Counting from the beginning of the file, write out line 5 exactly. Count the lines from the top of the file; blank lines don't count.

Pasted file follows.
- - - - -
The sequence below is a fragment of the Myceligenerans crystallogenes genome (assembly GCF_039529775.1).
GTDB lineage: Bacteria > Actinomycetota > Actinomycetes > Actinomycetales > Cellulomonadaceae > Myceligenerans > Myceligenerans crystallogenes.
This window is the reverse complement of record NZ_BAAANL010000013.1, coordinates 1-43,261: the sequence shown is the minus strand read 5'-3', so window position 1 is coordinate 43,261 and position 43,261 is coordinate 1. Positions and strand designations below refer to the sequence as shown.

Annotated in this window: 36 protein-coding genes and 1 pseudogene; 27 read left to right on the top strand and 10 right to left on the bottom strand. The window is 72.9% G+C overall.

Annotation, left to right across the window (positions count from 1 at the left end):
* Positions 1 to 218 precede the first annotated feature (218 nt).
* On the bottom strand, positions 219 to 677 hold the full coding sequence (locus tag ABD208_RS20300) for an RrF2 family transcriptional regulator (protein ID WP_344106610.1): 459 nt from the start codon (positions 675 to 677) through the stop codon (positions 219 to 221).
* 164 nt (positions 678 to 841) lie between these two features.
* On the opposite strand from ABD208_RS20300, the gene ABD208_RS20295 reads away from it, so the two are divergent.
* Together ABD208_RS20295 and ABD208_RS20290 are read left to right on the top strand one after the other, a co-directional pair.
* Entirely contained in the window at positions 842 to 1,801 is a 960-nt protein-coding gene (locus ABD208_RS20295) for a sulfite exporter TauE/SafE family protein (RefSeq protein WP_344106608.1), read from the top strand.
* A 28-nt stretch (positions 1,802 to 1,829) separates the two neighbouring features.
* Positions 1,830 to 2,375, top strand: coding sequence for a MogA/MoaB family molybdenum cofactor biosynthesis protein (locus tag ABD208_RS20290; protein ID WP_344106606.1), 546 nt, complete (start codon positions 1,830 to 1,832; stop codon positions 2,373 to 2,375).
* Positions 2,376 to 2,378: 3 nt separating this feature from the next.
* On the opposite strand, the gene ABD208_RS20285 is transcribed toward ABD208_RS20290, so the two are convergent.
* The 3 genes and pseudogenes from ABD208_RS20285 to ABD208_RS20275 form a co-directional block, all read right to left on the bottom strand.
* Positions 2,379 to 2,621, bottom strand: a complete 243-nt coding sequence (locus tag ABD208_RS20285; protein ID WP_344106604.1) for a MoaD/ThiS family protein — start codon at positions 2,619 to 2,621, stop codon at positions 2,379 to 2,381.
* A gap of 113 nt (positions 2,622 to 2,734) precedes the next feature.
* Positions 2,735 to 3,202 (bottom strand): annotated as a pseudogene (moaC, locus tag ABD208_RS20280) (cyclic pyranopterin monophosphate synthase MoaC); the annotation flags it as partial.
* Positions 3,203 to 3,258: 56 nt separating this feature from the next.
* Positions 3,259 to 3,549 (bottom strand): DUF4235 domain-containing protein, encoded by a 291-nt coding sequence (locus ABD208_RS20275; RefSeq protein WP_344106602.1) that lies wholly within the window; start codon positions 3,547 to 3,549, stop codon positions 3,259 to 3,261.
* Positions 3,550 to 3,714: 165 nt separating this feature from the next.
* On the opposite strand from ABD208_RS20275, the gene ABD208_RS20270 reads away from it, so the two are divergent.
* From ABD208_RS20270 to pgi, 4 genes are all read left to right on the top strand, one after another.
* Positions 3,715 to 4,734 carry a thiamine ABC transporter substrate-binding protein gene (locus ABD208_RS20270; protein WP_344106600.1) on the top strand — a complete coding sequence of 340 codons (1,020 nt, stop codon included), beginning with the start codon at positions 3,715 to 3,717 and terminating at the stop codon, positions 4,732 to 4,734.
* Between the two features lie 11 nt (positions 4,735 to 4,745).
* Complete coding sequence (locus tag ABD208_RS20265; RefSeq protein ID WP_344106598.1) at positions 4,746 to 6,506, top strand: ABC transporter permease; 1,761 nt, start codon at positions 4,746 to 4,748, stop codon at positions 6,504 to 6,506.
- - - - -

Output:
Annotation, left to right across the window (positions count from 1 at the left end):